Changing world, changing consumers

By: Tisza Andrea Date: 2022. 07. 01. 10:08

According to a GfK study with approximately170 million households in 14 countries, FMCG volume sales will increase by 3% this year; expectation is that value sales will be 13% higher than the 2019 level. This positive trend has to do with the fact that one from every four people are still working from home. The inflation rate will continue to climb and high raw material prices, together with the disruptions in the supply chains, have a strong influence on the markets.

Optimism despite the hardships

There is optimism about the future in spite of the difficult situation. 68% of shoppers are worried about the situation in Ukraine – this proportion is growing in the regions which are closer to the Ukrainian border: 72% in Central and Eastern Europe vs. 65% in Western Europe. 88% of businesses are nervous because of the war. One from three enterprises calculates with a setback in its business results. Consumer confidence is very low and people are anxious about their financial situation all over Europe – this is people’s number one concern, but their anxiety didn’t increase as much as one would have expected.

What you think depends on where you live

Many factors have an influence on consumer reactions to the present conditions. It matters a lot where one lives, for instance the inflation rate is 11.9% in the Czech Republic but it is only 6% in Denmark. Obviously this means that Central Europeans worry more about financial problems than Western Europeans. 55% of European consumers pay more attention to the prices of groceries than to their quality. It is in Denmark where shoppers focus on the price the most, and Germany is the country where quality matters the most (51%). There is a trend these two countries share, though: consumers started downtrading in the first two months of 2022. One from three European shoppers – in Italy, Croatia and Serbia this ratio can be 50% – has financial problems. 15% of respondents are afraid of losing their job (but this proportion is much bigger in Bulgaria).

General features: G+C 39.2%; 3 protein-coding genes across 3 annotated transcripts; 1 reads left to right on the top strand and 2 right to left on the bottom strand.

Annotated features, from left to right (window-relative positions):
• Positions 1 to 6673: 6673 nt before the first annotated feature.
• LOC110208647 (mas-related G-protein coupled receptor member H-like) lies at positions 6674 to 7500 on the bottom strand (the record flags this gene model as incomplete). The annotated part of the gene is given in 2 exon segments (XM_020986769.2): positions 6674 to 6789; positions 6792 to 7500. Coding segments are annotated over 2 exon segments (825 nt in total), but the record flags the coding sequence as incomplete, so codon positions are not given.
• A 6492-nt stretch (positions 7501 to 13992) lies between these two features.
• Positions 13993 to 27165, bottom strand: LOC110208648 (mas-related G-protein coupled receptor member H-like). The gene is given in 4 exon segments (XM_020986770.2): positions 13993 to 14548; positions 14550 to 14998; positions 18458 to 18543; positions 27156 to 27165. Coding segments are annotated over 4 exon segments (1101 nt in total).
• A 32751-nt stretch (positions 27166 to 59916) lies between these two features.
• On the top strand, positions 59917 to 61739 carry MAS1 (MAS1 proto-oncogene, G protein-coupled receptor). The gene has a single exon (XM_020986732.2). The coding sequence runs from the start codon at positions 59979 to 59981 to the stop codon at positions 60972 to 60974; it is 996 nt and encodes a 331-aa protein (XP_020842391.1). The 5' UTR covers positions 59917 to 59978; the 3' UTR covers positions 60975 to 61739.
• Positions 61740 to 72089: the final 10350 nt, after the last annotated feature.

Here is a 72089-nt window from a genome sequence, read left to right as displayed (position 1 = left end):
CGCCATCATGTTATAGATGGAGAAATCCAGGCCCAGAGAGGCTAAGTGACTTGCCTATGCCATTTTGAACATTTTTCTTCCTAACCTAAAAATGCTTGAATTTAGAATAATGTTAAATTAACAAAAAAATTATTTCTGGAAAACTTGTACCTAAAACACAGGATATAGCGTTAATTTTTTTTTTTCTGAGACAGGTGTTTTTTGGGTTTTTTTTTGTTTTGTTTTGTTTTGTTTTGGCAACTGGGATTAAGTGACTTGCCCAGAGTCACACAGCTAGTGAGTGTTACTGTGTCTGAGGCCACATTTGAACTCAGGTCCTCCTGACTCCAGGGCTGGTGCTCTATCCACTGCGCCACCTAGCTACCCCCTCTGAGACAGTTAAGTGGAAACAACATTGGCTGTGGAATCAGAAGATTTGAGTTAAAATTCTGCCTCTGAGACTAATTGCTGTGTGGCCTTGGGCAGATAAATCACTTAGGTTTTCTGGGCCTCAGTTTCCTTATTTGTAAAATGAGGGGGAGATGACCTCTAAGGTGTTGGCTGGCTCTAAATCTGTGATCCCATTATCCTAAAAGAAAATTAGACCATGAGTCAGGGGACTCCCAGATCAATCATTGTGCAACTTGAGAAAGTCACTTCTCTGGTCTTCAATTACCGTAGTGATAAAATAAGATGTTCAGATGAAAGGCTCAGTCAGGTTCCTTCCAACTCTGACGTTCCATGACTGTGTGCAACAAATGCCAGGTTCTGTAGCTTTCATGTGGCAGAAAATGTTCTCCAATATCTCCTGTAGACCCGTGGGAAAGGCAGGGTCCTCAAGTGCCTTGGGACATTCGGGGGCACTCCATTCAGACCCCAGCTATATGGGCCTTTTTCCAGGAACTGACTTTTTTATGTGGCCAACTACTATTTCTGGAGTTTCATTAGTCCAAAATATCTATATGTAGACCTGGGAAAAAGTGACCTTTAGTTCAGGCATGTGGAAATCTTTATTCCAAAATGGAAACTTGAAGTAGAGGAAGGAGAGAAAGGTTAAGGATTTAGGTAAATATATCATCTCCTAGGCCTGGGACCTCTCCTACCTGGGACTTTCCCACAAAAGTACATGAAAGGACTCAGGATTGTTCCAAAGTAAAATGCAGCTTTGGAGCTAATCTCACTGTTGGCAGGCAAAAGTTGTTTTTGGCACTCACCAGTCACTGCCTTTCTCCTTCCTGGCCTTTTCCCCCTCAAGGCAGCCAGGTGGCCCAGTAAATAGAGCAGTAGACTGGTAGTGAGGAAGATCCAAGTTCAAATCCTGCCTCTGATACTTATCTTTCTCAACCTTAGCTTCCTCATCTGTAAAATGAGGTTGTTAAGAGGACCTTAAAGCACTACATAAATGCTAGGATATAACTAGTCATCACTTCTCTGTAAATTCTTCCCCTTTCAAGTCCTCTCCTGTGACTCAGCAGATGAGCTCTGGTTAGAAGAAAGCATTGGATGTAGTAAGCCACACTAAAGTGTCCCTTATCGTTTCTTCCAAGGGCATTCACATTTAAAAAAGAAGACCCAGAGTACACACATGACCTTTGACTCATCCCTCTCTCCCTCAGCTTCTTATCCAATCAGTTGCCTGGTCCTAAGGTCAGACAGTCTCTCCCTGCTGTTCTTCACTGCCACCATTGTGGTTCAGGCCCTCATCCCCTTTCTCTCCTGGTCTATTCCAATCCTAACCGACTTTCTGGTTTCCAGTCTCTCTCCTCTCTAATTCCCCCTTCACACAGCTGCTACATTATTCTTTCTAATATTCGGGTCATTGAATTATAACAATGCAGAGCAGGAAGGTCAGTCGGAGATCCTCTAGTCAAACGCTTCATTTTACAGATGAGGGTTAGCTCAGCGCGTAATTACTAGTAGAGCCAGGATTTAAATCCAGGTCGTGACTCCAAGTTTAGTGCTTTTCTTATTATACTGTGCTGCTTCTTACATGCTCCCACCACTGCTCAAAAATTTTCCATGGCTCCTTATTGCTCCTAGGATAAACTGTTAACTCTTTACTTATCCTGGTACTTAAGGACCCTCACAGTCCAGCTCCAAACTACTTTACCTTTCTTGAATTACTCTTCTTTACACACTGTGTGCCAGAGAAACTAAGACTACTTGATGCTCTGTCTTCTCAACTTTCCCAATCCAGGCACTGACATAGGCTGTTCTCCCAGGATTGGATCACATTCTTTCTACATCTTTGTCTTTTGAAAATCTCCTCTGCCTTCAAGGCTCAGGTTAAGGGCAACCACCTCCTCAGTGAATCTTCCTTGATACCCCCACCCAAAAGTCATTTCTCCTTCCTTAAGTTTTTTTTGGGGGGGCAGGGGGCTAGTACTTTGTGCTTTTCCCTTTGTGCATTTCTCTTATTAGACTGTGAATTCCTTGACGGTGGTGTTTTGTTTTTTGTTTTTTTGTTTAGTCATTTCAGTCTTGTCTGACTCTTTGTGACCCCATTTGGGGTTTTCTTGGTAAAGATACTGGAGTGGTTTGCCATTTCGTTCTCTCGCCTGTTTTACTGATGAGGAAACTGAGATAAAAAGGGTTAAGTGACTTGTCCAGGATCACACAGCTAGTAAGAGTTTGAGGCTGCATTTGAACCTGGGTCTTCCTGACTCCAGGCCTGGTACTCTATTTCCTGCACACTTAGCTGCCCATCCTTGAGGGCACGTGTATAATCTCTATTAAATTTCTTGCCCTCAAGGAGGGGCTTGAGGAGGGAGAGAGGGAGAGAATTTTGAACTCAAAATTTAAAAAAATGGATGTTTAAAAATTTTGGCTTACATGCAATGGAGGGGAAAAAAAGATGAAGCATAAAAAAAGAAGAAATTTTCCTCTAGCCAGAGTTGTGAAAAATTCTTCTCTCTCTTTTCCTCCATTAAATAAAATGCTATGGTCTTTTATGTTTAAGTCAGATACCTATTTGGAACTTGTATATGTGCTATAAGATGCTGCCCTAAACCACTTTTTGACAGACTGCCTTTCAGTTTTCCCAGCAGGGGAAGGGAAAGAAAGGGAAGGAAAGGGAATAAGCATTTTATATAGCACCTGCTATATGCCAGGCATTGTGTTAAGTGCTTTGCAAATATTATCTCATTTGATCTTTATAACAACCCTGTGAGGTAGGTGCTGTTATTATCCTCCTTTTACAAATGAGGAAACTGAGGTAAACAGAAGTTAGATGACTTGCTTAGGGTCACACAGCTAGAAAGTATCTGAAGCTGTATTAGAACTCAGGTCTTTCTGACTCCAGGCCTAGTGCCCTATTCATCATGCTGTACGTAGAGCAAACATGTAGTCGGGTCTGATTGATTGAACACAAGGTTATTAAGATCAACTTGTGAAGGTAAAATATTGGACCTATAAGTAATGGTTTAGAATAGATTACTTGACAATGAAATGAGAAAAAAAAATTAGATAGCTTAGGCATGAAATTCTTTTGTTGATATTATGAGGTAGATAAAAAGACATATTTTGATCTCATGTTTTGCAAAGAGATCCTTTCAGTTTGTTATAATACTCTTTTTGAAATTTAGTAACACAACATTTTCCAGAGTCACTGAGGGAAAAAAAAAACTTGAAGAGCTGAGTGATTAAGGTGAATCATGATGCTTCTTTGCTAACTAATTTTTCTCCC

More from what is cheap or visiting a cheaper store?

Shoppers are now making greater effort to cut down on their food waste (by utilising leftover food and cooking at home), but companies tend to believe that consumers will start visiting cheaper stores instead. Data doesn’t seem to back the latter, and it can very well happen that sales of certain product categories, e.g. impulse products, can suffer in the future. In the FMCG category every second shopper switches to another product if prices rise more than in other categories. This is especially true for alcoholic drinks, confectioneries and beauty products. Some shoppers buy less from the same product, while others turn to cheaper groceries, and of course there are those consumers who try to stockpile in promotional periods or shop in stores they deem to be cheap.

Healthy, natural and local

Businesses and consumers think differently about certain trends. For instance companies consider prices to be much more important than they actually are for shoppers. Reducing waste is more important for consumers than eco-friendly packaging. It must be stressed that the points where businesses and consumers meet are: healthy and natural product ingredients, and foods made locally. //

Related news